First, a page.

Shakespearean soliloquies. His prison associates were probably
less impressed, recognizing his act as the con it was. Carlos might have done
the same (although Reyla is silent on the possibility; curious readers will
want to see Choque: The Untold
Story of Jiu-Jitsu in Brazil3).
Actually, Carlos's inspiration, according to
Reyla, was Tex Rickard, the American promoter of the first
Carlos was skilled at discerning what gullible
people wanted to hear and then telling it to them, while helping himself to
their wallets and girlfriends (one of them was Reyla's mother), and occasionally
going after their daughters (a violation of Brazil's penal code). He would have
made a successful internet marketer or new-age guru (which in fact, is what he
tried to be).
One of the people who was initially
impressed by Carlos was psychology professor and former Gracie representative João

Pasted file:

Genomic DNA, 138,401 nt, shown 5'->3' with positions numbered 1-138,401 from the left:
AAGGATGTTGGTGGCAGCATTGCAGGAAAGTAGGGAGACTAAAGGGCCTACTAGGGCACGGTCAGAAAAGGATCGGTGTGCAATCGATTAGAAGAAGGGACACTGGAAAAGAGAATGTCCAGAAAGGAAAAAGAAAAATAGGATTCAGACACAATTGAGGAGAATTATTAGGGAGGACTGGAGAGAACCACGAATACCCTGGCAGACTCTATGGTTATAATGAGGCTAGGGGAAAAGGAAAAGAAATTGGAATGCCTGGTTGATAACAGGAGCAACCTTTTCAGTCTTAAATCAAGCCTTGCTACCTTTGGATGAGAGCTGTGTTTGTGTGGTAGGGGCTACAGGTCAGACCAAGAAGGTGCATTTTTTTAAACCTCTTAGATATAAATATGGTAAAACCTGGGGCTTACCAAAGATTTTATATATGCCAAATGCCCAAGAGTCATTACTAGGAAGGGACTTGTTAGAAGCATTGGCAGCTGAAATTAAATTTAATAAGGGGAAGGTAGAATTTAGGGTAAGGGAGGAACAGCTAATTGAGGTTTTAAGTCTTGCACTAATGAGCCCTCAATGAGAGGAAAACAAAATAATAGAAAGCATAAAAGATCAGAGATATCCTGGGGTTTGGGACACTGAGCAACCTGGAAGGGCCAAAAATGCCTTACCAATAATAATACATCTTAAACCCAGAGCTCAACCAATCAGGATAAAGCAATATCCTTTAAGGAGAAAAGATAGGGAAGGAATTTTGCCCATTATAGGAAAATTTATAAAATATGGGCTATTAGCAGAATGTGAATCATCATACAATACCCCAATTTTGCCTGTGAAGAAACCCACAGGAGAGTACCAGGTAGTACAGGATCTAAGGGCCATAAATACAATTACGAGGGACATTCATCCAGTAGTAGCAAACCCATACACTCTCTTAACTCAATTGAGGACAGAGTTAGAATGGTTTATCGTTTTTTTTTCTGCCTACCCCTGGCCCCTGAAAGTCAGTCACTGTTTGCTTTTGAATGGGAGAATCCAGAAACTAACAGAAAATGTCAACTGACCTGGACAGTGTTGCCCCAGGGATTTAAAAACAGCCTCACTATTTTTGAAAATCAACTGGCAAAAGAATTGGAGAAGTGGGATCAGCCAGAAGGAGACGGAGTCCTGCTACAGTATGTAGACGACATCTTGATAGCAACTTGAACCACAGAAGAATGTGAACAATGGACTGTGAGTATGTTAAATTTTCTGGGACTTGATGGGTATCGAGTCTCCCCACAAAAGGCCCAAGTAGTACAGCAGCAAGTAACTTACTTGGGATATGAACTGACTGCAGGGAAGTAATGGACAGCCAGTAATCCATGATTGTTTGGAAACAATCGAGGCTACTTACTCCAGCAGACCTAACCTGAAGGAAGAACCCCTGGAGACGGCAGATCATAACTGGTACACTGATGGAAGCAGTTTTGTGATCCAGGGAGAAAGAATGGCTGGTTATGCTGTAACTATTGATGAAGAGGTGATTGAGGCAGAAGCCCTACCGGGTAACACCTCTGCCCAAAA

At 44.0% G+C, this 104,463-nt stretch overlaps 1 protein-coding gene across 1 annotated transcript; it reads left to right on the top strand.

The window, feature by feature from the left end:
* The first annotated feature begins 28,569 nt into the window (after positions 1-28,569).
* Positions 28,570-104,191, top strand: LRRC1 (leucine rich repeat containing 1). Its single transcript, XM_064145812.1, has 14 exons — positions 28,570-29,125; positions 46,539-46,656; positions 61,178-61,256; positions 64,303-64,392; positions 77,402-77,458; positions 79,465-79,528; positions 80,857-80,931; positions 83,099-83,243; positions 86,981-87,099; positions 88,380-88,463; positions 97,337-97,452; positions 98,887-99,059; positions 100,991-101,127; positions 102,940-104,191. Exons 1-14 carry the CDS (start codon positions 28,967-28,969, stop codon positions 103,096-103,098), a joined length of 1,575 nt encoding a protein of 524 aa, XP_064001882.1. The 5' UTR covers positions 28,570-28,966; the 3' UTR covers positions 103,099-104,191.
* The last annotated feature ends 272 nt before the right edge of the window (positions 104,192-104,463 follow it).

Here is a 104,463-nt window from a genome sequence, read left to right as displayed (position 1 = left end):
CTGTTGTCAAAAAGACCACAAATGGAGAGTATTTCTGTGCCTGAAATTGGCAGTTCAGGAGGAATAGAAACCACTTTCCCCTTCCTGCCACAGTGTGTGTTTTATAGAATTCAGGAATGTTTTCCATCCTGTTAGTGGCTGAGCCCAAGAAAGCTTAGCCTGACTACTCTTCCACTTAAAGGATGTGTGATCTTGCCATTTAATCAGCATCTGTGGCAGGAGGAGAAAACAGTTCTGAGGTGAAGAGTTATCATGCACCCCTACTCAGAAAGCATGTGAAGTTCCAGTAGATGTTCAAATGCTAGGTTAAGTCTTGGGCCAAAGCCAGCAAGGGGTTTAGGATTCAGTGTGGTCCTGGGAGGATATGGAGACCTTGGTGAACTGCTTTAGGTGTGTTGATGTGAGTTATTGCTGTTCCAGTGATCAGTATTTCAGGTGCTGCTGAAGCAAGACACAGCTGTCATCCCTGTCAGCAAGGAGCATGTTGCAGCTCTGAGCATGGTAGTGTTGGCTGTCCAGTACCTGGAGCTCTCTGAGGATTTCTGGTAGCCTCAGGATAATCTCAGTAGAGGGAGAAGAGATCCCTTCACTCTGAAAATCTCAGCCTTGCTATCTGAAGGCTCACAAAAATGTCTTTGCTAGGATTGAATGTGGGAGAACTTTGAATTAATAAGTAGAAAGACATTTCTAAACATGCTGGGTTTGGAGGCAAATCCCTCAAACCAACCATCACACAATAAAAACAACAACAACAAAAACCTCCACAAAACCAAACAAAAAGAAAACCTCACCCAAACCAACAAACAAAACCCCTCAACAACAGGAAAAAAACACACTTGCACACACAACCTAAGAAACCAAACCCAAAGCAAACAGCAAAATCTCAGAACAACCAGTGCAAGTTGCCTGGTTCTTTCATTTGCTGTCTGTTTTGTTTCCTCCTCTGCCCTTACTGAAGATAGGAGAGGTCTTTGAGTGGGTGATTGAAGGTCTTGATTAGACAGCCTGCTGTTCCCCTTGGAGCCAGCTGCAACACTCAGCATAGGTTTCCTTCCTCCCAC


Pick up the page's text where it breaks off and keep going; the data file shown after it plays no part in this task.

Alberto Barreto. João Alberto did not take sides in the family conflict, which
in fact did not pick up steam until big American money entered the picture.
Before that, there was rivalry, but the domestic market was small. There wasn't
that much to squabble over, and there were fewer clan members. João Alberto
hoped that Reyla's book would help to promote a rapprochement between the two
divisions of the family.4
So far, it hasn't seemed to. And it
probably won't. Jiu-jitsu can go bust as suddenly as it boomed A few
accusations, a few convictions, a beef with the IRS, can put a definite
dent in revenues and recruitment of the most valuable market segments (newbys,